Many Babies Healthier in Homes With Dogs
Fewer Colds, Ear Infections in Infants With Dogs (Cats Help, Too)
July 9, 2012 -- Babies in homes with dogs have fewer colds, fewer ear infections, and need fewer antibiotics in their first year of life than babies raised in pet-free homes, Finnish researchers find.
Homes with cats are healthier for babies, too, but not to the same extent as those with dogs, note researchers Eija Bergroth, MD, of Finland's Kuopio University Hospital, and colleagues.
"The strongest effect was seen with dog contacts. We do not know why it was stronger than with cat contacts," Bergroth tells WebMD. "It might have something to do with dirt brought inside by the dogs, especially since the strongest protective effect was seen with children living in houses where dogs spent a lot of time outside."
Earlier studies have found that children raised on farms get asthma much less often than other kids. And some studies have found that kids in homes with dogs have fewer colds than other kids.
To take a closer look at the situation, Bergroth's team followed 397 Finnish children from their third trimester of pregnancy through their first 12 months of life. Parents filled out weekly diaries with detailed information on their child's health and on their child's contact with dogs and cats.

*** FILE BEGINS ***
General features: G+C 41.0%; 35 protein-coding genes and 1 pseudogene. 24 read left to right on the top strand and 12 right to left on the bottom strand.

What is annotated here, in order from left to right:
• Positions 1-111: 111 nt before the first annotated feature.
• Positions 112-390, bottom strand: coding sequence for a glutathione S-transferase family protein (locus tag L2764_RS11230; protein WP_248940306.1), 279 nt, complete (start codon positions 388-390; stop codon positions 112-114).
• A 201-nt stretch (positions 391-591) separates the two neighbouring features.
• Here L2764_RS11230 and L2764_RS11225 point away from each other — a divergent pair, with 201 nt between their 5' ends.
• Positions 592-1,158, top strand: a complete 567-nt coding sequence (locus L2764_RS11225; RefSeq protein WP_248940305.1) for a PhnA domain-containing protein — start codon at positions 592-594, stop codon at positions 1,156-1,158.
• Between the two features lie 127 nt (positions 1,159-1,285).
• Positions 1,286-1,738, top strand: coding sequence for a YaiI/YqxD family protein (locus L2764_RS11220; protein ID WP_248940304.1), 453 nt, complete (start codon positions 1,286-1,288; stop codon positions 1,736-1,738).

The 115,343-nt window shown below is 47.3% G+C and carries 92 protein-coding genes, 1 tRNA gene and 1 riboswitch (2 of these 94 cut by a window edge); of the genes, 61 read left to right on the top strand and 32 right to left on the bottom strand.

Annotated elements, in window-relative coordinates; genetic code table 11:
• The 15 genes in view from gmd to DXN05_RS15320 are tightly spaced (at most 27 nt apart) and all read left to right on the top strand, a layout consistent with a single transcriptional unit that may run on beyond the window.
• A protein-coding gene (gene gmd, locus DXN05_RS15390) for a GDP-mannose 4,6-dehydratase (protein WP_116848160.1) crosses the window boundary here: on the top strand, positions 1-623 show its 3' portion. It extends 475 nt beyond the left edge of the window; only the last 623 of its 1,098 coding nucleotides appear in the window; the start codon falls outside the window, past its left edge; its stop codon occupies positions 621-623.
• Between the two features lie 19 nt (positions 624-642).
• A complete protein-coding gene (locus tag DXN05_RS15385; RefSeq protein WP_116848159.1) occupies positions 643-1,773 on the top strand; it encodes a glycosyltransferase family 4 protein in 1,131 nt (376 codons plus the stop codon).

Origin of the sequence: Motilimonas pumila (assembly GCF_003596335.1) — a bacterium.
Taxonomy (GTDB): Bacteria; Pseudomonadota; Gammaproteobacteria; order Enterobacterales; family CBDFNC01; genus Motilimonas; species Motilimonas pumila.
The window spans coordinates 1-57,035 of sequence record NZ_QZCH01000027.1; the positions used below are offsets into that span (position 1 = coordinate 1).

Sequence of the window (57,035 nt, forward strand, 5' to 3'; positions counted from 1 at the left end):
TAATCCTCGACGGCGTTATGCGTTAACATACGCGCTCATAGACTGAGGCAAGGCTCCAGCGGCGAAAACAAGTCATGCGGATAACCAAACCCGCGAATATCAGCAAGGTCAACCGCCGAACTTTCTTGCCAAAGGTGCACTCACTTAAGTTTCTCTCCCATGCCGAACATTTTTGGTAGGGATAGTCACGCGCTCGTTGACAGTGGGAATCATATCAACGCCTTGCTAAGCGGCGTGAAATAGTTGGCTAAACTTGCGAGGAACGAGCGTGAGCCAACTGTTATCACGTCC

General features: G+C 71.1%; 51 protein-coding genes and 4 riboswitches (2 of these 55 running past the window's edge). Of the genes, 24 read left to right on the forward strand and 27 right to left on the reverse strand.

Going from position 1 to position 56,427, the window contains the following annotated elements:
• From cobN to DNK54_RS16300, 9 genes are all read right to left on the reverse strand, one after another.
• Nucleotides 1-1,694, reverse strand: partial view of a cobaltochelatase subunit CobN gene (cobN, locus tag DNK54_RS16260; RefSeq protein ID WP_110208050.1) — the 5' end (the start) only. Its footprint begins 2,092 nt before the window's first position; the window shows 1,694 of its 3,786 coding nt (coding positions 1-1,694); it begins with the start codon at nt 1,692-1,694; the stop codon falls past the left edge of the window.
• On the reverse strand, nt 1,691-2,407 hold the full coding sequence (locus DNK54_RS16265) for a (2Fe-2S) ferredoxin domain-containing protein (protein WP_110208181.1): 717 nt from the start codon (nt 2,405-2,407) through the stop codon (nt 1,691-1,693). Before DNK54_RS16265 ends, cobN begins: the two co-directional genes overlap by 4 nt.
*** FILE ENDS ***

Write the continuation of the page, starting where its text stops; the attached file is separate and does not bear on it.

They found that compared to kids in pet-free homes, kids in homes with dogs:
- Had fewer respiratory tract symptoms or infections
- Had ear infections less often
- Needed fewer courses of antibiotics
Why Might Dogs Make a Difference?
It's not clear why living with a dog makes such a difference.
"It might have something to do with the dog itself as an animal," Bergroth suggests. "The living environment can also affect this. These children lived in rural or suburban areas, so inner-city kids -- and dogs -- might get different results."
A time-honored theory, the hygiene hypothesis, suggests that children's immune systems mature best when infants are exposed to germs in just the right amount. Too many germs are unhealthy, but so is a sterile, germ-free home.
That theory is now giving way to the "microbiome hypothesis," says Karen DeMuth, MD, MPH, assistant professor of pediatrics at Atlanta's Emory University.
"The microbiome hypothesis is that early-life exposure to wide varieties of microbes lets them mix with the microbes in the gut and helps them keep the immune system from reacting against itself and causing autoimmune disease, or from reacting against stuff you should ignore and causing allergy," she says.
The hygiene hypothesis has indeed changed, says Anna Fishbein, MD, an allergy and immunology fellow at Northwestern University and now an assistant professor at the University of Maryland.
"It's become more complicated. It's no longer just getting exposed to the right number of microbes, but to good bacteria and viruses that alter the microbes in our intestines and protect us against both allergies and infections," Fishbein tells WebMD.